Farmers Weekly Awards 2006

David Felce is the Environment Agency Countryside Farmer of the Year. Here’s why he won:

David Felce’s influence, and impact, on the countryside surpasses his own 96ha farm. It stretches to the 10,000ha that he provides crop management advice on and will also go much wider as he develops a new business entirely focused on environmental stewardship advice.

This impact on such a large area of countryside, and number of farms, along with his enormous enthusiasm and knowledge of the huge variety of flora, insects and birdlife that now thrive at Midloe Grange, Cambridgeshire, make him a compelling winner.

The all-arable farm is a haven for buzzards, hobbys and nightingales: At every step during the judges’ visit in June David’s enthusiasm for wildlife was evident – stopping to point out the songs of the whitethroat and corn bunting, bending down to reveal the star of Bethlehem or stopping to admire a dragonfly. 

There are a range of environmentally sensitive areas on the farm, including ditches, hedgerows and field margins, seven ponds, a species-rich meadow and an SSSI ancient woodland. The species-rich meadow survived as permanent pasture through the intensification of the 1970s thanks to the foresight of David’s father: “The meadow has been in grass since 1630 and that’s how it will stay,” says David.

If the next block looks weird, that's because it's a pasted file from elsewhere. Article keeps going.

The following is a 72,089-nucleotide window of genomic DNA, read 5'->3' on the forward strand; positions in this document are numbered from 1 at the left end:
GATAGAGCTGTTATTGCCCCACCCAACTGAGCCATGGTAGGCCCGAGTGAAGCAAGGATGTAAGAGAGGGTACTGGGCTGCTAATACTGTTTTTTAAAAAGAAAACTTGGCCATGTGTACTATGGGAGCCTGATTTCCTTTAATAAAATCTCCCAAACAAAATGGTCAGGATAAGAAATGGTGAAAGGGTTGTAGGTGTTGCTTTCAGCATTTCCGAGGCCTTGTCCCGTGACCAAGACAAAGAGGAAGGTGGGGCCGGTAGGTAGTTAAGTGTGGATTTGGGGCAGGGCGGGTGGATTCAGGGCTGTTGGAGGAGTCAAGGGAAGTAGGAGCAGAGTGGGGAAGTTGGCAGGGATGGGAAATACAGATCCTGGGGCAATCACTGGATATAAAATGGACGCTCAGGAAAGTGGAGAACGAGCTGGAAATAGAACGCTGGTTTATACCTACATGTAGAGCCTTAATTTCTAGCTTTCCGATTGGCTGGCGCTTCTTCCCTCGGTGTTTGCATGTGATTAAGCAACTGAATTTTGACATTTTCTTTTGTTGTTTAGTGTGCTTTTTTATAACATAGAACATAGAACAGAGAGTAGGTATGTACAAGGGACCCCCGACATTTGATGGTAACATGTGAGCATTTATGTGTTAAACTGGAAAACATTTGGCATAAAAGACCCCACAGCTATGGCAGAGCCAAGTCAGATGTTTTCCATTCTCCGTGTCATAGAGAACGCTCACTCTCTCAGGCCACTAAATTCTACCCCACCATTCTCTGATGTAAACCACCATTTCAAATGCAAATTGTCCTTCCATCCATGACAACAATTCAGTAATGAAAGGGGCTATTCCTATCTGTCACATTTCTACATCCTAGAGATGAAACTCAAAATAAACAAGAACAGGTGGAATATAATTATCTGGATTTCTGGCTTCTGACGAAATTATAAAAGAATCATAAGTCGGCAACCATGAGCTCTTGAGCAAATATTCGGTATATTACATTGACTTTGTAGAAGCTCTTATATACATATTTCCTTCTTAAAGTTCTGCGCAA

As a former winner of Farm Sprayer Operator of the Year, he knows how to deliver sprays efficiently and with minimum waste. David has built a dedicated spraying area, which can safely contain 1000gal and has already tackled the agricultural waste exemptions.

He successfully gained a Countryside Stewardship Scheme agreement for Midloe Farm and several neighbouring holdings and became a LEAF demonstration farm in 2000: “I wanted to deliver a joined-up approach to countryside management,” says David.

Make no mistake, this is a working arable farm and David has transformed the returns on his wheat, beans and rape rotation. Wheat yields have moved to 10t/ha and six years out of seven the crop reaches a top milling spec.

“My goal was to make this small arable unit viable and retain it for a third generation of Felces.” He has done this by creating a streamlined and competitive arable operation using inputs and natural resources carefully, spreading costs and time pressures via a contract arrangement with his neighbour and building new businesses. His strategy exemplifies the value of co-operation.

David is a Biodiversity and Environmental Training (BETA) trainer and is using that expertise, alongside his practical agronomy skills, to create a new business focused entirely on environmental stewardship advice for farmers.

Runners up:
• Andrew Foot, Bookham Farm, Dorset
The wildlife and landscape of this 260ha mixed farm benefits from Andrew’s enormous energy and enthusiasm

• Martin Hole, Montague, East Sussex
Martin’s sheep and beef business on the Pevensey Marshes is totally centred on wildlife and the environment

Back to full Farmers Weekly Awards 2006 listing